A Points South essay from the South Carolina Music Issue. Myrtle Beach has always capitalized on tourists’ desire to put a soundtrack to their vacations. Long before the days of the megachurch-style country music theaters, like the Carolina Opry and… by Sarah Bryan | Nov, 2019

A Points South essay from the South Carolina Music Issue. All of Bill’s anecdotes about Diz played to this theme: here was a man, a titan of American music, whose genius helped revolutionize jazz in the forties, opening the door… by Maxwell George | Nov, 2019

A feature essay from the South Carolina Music Issue.  The thing that they do, I hesitate to say that you have to be there, but—there is an intimacy and devilment to their live performance, a lift and crash, that has… by David Ramsey | Nov, 2019

Notes on the songs from our 21st Southern Music Issue Sampler featuring South Carolina. It is fitting that this Southern Music Issue (the Oxford American’s twenty-first) devoted to South Carolina should come in 2019, as the nation moves to better… by Oxford American | Nov, 2019

A feature essay from the South Carolina Music Issue.  Outside of his studies, Ron joined, and eventually presided over, the A&T karate club, and still made time to stay sharp on his saxophone. “People talk about born geniuses, but I… by Jon Kirby | Nov, 2019

Track 23 – “Resurrection” (Live) by Benny Starr feat. the FOUR20s   “Resurrection,” the first song on A Water Album, facilitates a kind of reconciliation between the Fitzgerald Wiggins of my youth and the man I aim to be. Seeing others… by Benny Starr | Nov, 2019

Track 5 – “Bad Case of the Blues” by Linda Martell  “Bad Case of the Blues” shouldn’t be compelling, but it is—because of Martell, the way she guides, colors, and shades the song. She infuses it with the dissonance of… by Katie Moulton | Nov, 2019

We would like to hear from you.  The magazine will begin publishing letters to the editor in the fall issue and going forward. If you would like to respond to a story published in the magazine, we welcome your letter. by Oxford American | Jun, 2019

March 01, 2017

Travels with Robert Palmer: photographs from the Delta. 

What became clear as we began our journey together, searching for the roots of the blues, was that the music is part of the Delta landscape and the people we encountered were carrying on an important tradition that spanned many decades. My goal was to visually depict their lives and their love of the musical tradition in which they lived.

March 22, 2017

was five years old in 1957, when Daisy was at the center of the Arkansas civil rights struggle.

July 29, 2015

For so many years I thought of myself as a Kentucky poet, and for many years, I proudly wrote about Kentucky, or at least my small, cave-hollowed corner of it. 

March 22, 2017

For the past 45 years, the Great Passion Play has been performed at Eureka Springs, Arkansas, in a 4,000-seat concrete amphitheater poured along the eastern grade of Magnetic Mountain.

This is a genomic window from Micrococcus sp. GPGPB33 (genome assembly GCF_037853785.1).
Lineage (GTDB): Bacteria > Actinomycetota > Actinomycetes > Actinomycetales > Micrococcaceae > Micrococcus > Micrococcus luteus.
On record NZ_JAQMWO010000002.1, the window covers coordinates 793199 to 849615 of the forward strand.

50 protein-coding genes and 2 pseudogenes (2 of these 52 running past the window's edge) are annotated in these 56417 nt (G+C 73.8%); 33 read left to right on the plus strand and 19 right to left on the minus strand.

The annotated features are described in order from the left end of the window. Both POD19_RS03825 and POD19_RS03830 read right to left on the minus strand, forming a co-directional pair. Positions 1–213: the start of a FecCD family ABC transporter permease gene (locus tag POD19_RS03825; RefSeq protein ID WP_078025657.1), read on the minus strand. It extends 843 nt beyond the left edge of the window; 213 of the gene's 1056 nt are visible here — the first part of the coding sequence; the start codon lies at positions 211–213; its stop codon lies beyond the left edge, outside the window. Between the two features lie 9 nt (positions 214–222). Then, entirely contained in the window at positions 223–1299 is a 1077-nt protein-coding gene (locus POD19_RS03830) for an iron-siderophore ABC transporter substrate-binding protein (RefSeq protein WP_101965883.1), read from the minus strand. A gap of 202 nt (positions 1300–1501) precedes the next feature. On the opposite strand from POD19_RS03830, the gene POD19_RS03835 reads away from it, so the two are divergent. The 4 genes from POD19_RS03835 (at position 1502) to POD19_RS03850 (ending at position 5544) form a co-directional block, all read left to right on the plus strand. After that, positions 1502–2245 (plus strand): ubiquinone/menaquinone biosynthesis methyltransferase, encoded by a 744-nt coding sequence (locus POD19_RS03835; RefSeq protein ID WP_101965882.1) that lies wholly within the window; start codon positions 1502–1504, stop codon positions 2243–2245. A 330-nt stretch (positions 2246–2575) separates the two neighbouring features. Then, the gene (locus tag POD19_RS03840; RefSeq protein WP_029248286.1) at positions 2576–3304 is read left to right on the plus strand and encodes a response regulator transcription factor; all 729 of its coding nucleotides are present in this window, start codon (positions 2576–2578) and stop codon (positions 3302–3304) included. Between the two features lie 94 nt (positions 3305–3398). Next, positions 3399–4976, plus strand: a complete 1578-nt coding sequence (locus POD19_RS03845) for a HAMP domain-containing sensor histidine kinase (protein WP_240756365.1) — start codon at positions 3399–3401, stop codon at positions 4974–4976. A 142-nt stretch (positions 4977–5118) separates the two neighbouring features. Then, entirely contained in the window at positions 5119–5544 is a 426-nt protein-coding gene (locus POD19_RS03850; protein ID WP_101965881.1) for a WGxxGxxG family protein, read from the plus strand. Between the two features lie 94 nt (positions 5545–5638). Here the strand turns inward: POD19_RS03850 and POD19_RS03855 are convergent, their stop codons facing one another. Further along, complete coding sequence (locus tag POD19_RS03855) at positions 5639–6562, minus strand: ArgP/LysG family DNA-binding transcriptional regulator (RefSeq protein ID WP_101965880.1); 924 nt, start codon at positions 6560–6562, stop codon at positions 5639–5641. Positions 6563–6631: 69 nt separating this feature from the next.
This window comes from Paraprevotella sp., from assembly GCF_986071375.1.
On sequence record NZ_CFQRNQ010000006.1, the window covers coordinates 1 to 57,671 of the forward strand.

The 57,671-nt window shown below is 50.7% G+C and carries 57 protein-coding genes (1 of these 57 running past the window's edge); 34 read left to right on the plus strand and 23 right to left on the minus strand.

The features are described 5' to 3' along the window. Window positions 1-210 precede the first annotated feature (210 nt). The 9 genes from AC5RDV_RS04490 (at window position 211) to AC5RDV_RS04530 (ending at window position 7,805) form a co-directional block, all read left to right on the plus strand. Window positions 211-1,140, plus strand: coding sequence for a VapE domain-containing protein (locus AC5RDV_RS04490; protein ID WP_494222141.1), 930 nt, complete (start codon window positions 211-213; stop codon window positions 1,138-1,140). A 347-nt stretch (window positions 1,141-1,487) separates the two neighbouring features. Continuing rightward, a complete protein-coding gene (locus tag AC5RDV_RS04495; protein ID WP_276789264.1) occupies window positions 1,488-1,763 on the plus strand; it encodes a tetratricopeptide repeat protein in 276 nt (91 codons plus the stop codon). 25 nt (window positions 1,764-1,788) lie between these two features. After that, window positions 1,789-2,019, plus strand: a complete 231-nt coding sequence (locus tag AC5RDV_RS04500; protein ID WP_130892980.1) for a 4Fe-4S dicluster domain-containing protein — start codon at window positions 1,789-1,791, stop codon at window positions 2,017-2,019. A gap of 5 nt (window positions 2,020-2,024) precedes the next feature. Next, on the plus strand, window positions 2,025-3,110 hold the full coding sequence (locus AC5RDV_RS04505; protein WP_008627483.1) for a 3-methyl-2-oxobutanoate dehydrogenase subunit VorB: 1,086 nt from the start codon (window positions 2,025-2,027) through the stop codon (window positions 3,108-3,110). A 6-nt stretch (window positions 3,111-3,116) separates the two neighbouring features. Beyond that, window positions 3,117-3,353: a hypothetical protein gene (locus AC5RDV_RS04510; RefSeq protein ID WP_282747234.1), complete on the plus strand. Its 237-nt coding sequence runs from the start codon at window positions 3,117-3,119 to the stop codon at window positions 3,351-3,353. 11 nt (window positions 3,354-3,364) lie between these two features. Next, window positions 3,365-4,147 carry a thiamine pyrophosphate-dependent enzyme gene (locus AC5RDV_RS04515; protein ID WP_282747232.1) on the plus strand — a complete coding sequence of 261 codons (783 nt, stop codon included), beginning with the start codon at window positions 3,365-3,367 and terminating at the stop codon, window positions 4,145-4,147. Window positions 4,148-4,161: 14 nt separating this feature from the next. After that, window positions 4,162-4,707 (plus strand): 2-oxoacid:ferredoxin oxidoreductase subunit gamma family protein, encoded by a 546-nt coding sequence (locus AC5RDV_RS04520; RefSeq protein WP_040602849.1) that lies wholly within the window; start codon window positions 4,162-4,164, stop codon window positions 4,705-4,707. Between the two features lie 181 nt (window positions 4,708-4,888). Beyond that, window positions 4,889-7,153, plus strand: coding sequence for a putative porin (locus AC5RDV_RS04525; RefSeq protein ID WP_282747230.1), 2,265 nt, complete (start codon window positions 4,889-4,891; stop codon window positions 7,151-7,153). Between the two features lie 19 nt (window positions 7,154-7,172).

April 08, 2014
All the main characters in “literature” were from London and New York and St. Petersburg, but the book with the character from Little Rock was the funniest book you’d ever read, including your previous funniest book, Lucky Jim. And because Little Rock is little, your parents lived in the same apartment complex as this writer, and so you had his address.
July 30, 2015

“Of Thorns,” “Trundle,” “Liquid Assets,” “The Hill Itself”

. . . in that shabby closeness, that’s where whatever it is that saves me is,
where, praise to be something, it waits in briars like Jesus or literature.

July 14, 2016

Short fiction from our Summer issue.

Their leaving was a song. It was a bright morning star, a dawn unlike other dawns. They’d decided to go, months ago, and now there was no turning back. Truth is, there’d been no other option.

February 02, 2017

When CeDell Davis was a boy, his mother told him he would go to hell if he kept on playing the guitar and messing around with the devil’s music. Davis was born in the Delta town of Helena in 1926, and there was no shortage of devilment. A bustling cotton port on the Arkansas side of the Mississippi River, Helena was like a Chicago or Memphis in miniature, home to scores of white saloons and black juke joints where bootleggers, gamblers, and hustlers gathered. It was violent and wild and music was everywhere, from the clubs downtown to the street corners by the docks. “Back then, Helena was wide open,” Davis told me. “If you had the money, you could get whatever you want.” 

June 05, 2015

From the summer fiction issue.

At half past ten the guy from the corner mart came into the shelter. Naomi had only seen him a few times, but he had a distinctive look, to say the least. He was young but rugged, with short-cropped hair and broad shoulders. It figured that the most attractive man in town her age was also a triple amputee.

September 05, 2013
There are six sisters in this story, and one brother, all educated in a one-room schoolhouse, eighty children and one teacher. It’s a story that comes from slavery, which Americans don’t like to talk about any more.
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